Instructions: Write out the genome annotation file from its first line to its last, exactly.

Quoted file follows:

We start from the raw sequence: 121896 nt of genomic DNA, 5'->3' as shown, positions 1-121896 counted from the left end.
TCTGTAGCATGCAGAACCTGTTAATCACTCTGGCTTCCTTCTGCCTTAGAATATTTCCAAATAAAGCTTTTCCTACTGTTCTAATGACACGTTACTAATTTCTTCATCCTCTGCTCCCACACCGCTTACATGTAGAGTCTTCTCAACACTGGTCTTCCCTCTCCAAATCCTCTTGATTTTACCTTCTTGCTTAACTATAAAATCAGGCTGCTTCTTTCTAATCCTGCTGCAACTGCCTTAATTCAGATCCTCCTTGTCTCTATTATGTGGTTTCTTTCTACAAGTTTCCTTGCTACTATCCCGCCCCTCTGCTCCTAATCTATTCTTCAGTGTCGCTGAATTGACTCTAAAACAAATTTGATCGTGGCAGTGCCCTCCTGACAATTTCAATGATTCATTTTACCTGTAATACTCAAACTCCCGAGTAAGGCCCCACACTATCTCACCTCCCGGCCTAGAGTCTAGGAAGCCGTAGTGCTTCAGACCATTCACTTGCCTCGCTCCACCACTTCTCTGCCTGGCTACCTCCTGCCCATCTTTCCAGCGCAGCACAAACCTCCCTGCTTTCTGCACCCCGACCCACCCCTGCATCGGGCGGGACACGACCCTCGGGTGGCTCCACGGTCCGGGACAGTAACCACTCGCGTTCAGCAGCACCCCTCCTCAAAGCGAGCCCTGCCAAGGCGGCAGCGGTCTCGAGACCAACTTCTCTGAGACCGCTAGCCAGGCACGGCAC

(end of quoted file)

We start from the raw sequence: 121896 nt of genomic DNA, 5'->3' as shown, positions 1-121896 counted from the left end.
TCTGTAGCATGCAGAACCTGTTAATCACTCTGGCTTCCTTCTGCCTTAGAATATTTCCAAATAAAGCTTTTCCTACTGTTCTAATGACACGTTACTAATTTCTTCATCCTCTGCTCCCACACCGCTTACATGTAGAGTCTTCTCAACACTGGTCTTCCCTCTCCAAATCCTCTTGATTTTACCTTCTTGCTTAACTATAAAATCAGGCTGCTTCTTTCTAATCCTGCTGCAACTGCCTTAATTCAGATCCTCCTTGTCTCTATTATGTGGTTTCTTTCTACAAGTTTCCTTGCTACTATCCCGCCCCTCTGCTCCTAATCTATTCTTCAGTGTCGCTGAATTGACTCTAAAACAAATTTGATCGTGGCAGTGCCCTCCTGACAATTTCAATGATTCATTTTACCTGTAATACTCAAACTCCCGAGTAAGGCCCCACACTATCTCACCTCCCGGCCTAGAGTCTAGGAAGCCGTAGTGCTTCAGACCATTCACTTGCCTCGCTCCACCACTTCTCTGCCTGGCTACCTCCTGCCCATCTTTCCAGCGCAGCACAAACCTCCCTGCTTTCTGCACCCCGACCCACCCCTGCATCGGGCGGGACACGACCCTCGGGTGGCTCCACGGTCCGGGACAGTAACCACTCGCGTTCAGCAGCACCCCTCCTCAAAGCGAGCCCTGCCAAGGCGGCAGCGGTCTCGAGACCAACTTCTCTGAGACCGCTAGCCAGGCACGGCAC